We watched Walt and El Grupo the other night. It was a very interesting movie. If you haven’t heard of this documentary, it is about Walt Disney and a group of his employees (and some of their wives), that went on a three month trip to South America in the late summer early fall of 1941. They spent many weeks in Brazil, some time in Argentina and five days in Chile. The trip was a goodwill tour for the United States Government (who then subsidized the films that were made from the trip). Also included on the DVD is the original version of Saludos Amigos. This was one of the two films made from the trip. The other was The Three Caballeros. The influence from this trip that was made almost seventy years ago now can still be seen throughout Walt Disney World. So, today I present to you the Unknown Magic of the South American Goodwill trip taken by Walt Disney.

The easiest place to see the influence of this trip is in Epcot’s Mexico Pavilion. A few years back, the Mexico Pavilion was refurbished and when they had reopened the El Rio de Tiempo (The River of Time) boat ride, it had changed into Gran Fiesta Tour Starring The Three Caballeros. This boat ride features José Carioca and Panchito Pistoles looking throughout Mexico for Donald Duck. Donald and José originally were together in Saludos Amigos. And Panchito joined them in The Three Caballeros. The influence of the South American trip can be seen throughout this fun part of the Mexico Pavilion.

Of the eighteen people that went on the South American Trip, one wasn’t originally invited. Her name was Mary Blair. Mary’s husband Lee (an artist for Disney) was handpicked by Walt to be part of the traveling party. Mary was upset by this and her husband told her to “go to Mr. Disney” and plead her case. She did and it was probably one of the best decisions from that trip that Walt made for his company. The reason I say this is because after this trip, Mary Blair became one of the artists that would become one of Walt’s favorites. They say that her style changed because of the influence of this trip. Mary Blair’s artistic talents are such a part of the Walt Disney World Resort that she even has her name on a window on Main Street USA (which is how people whom were influential in building the Magic Kingdom were honored.)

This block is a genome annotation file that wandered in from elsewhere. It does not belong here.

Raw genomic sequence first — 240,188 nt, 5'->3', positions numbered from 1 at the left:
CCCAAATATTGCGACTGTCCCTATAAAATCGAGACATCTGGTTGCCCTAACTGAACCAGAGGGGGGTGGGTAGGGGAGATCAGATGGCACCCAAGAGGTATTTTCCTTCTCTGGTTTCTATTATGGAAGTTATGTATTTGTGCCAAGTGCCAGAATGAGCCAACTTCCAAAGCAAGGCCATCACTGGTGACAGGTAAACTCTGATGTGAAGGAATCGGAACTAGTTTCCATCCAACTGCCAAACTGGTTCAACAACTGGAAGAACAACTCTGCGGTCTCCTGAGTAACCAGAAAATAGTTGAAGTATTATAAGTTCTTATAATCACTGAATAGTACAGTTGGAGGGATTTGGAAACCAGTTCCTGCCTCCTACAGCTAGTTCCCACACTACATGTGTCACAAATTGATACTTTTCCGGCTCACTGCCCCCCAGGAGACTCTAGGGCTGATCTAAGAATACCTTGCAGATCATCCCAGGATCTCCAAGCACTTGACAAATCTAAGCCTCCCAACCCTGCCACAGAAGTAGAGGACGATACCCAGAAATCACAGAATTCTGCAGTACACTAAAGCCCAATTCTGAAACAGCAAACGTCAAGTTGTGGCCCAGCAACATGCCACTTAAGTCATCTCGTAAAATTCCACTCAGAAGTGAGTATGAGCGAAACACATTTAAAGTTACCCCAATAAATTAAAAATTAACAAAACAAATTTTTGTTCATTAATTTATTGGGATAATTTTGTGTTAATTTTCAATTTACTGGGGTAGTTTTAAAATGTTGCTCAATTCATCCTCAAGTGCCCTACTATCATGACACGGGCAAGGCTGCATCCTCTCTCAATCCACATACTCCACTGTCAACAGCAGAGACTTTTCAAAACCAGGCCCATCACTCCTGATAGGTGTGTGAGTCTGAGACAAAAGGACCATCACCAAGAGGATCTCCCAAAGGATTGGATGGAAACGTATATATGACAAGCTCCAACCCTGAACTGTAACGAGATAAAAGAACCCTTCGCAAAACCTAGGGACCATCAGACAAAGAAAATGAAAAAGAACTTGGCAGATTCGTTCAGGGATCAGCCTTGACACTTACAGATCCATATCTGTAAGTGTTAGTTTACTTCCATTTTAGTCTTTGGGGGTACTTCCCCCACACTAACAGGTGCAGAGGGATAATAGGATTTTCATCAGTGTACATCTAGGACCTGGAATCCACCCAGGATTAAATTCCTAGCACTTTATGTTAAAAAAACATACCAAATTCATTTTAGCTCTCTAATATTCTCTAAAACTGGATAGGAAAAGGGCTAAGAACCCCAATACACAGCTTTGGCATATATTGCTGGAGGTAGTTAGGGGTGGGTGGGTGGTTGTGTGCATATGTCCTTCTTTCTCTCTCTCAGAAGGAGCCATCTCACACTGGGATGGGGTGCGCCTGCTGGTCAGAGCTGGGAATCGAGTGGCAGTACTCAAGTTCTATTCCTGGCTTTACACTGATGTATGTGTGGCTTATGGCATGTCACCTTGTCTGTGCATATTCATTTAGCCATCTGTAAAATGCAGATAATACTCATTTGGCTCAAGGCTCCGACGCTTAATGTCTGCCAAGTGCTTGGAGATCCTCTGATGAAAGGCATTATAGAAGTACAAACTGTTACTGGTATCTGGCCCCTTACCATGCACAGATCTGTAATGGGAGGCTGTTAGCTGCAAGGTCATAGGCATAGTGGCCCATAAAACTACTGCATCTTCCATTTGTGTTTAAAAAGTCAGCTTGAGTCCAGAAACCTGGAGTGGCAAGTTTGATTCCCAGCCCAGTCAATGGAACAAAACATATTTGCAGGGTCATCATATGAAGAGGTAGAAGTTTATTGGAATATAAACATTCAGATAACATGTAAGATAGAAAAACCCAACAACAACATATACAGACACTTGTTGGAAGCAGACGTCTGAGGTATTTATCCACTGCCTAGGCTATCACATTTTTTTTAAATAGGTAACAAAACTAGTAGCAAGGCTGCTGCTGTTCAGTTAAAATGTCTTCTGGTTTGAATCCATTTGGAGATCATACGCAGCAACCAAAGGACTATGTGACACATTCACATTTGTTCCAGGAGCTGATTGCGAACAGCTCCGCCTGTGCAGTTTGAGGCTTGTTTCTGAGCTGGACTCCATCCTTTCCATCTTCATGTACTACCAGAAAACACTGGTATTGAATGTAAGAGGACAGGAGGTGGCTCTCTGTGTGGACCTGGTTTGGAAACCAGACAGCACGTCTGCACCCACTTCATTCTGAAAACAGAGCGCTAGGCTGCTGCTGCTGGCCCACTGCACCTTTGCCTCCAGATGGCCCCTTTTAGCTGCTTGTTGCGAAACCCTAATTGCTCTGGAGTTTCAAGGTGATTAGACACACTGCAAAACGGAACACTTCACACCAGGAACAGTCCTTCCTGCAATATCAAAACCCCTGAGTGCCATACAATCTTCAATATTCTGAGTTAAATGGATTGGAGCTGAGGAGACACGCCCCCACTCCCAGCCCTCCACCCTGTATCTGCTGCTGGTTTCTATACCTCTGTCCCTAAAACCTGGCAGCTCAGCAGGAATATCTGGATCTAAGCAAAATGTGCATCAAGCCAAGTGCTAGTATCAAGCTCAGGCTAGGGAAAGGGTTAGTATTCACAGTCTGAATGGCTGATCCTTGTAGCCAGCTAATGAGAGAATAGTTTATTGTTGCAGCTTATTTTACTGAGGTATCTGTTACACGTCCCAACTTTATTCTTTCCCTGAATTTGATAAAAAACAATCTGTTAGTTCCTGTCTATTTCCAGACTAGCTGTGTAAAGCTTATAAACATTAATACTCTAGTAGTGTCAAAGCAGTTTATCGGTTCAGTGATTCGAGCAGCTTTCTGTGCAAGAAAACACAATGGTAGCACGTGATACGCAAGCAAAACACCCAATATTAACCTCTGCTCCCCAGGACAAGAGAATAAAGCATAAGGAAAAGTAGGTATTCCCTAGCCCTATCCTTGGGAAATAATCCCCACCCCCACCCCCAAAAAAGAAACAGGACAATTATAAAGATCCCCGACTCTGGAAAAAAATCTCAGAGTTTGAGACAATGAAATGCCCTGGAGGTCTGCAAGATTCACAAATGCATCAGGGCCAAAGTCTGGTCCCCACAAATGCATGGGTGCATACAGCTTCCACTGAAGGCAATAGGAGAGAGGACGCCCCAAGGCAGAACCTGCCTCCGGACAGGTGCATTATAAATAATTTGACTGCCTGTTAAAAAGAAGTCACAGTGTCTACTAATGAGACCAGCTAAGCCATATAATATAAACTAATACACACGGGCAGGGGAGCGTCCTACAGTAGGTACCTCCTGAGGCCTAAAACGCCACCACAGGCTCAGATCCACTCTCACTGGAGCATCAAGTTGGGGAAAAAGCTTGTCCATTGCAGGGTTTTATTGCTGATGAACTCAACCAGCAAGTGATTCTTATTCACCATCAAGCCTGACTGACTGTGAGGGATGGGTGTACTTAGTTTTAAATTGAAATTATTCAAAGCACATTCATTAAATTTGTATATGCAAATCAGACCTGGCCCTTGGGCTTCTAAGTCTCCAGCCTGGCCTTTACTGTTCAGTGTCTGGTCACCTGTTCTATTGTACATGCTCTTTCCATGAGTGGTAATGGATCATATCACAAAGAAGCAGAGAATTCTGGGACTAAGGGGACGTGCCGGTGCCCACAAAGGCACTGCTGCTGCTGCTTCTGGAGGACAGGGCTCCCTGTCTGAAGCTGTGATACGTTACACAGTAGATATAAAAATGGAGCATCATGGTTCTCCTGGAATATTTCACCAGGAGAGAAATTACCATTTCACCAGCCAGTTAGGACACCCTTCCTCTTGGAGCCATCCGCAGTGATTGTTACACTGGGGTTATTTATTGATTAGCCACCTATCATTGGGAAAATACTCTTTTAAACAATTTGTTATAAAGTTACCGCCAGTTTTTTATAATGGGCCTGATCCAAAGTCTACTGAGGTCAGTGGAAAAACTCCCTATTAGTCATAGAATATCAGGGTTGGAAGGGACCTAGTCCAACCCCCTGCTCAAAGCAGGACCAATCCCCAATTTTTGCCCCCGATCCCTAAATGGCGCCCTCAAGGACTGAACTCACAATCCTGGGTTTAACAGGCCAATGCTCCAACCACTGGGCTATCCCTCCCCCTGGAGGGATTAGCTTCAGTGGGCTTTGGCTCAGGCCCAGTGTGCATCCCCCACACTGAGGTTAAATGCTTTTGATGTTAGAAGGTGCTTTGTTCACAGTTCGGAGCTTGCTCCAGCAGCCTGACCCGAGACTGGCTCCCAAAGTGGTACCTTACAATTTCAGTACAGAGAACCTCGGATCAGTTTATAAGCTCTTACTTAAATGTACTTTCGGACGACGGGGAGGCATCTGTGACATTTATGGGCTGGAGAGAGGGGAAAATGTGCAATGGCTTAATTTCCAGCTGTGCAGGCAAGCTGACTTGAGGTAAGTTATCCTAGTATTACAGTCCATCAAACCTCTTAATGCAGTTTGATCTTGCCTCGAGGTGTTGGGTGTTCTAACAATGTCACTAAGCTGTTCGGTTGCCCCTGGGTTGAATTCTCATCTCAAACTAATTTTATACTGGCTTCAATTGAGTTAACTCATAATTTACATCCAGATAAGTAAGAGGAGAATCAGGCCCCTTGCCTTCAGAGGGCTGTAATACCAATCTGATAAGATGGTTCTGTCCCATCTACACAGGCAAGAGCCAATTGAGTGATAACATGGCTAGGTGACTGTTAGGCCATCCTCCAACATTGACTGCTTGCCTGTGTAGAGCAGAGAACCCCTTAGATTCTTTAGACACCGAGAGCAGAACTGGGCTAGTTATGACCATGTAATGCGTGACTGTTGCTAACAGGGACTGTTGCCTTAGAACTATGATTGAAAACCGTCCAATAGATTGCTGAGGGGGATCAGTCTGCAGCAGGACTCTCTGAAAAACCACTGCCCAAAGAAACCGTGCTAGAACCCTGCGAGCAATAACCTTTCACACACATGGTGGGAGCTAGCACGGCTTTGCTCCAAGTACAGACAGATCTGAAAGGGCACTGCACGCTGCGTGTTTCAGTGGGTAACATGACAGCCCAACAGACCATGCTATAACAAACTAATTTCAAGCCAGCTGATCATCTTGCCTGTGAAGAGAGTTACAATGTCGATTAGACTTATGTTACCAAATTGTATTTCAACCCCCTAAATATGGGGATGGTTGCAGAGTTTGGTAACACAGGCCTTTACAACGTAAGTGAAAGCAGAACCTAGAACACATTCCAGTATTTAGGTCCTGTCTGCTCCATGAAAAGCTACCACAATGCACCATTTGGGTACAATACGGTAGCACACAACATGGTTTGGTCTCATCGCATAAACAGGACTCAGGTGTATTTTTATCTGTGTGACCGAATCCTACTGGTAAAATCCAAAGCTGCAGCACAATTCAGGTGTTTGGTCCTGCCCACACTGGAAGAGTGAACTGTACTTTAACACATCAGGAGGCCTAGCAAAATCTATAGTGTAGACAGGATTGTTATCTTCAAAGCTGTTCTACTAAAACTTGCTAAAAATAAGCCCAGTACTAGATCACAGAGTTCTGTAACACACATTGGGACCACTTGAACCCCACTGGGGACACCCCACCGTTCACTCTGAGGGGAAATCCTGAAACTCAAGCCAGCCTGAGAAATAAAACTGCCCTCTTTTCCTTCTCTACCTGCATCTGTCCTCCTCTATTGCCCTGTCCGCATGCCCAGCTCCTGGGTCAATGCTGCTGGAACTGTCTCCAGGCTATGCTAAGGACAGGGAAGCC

The South American trip’s impact on Mary Blair can be seen in the Contemporary Resort. On the Grand Canyon Concourse, also known as the 4th floor, there is a seventy foot mural painted on a huge pillar in the middle of the floor. This Mosaic was made by Mary Blair, before the Contemporary opened in 1971. Some thirty years after her trip with Walt Disney and the rest of El Grupo, she made a wonderful tribute to the South American culture that inspired much of her work.

In 1964, Walt Disney also asked Mary Blair to be part of another project that can still be seen in the Magic Kingdom today. The project was a pavilion for the New York’s World’s Fair and would be made for Pepsi and UNICEF. It would celebrate the children of the world. The attraction build team was led by the early Imagineers (then known as WED) Rolly Crump and Marc Davis. Mary Blair was brought in to help design the attraction. As the project was finishing up, Walt himself asked the Sherman Brothers (writers of many great Disney songs) to write a song for the attraction. The song title would then become the name for the entire attraction. After the World’s Fair, the attraction was moved to Disneyland and then it was an original attraction in the Magic Kingdom when it opened on October 1, 1971. The Attraction, It’s a Small World. If you look at the children and a color of It’s a Small World, and compare them to the colors and design of the mural in the Contemporary Resort, you can see the similarities. This is of course because of Mary Blair’s style, created in South America during a trip in 1941.

So, now you know, in 1941 Walt Disney and a group of handpicked cameramen, musicians, story tellers and artists went to South America as a Goodwill trip for the United States Government. The influences of that trip are still creating Magical Experiences today in the Walt Disney World Resort. So even if you don’t think of South America the next time you ride It’s a Small World, you can thank the people of Chile, Argentina, and Brazil for the attraction.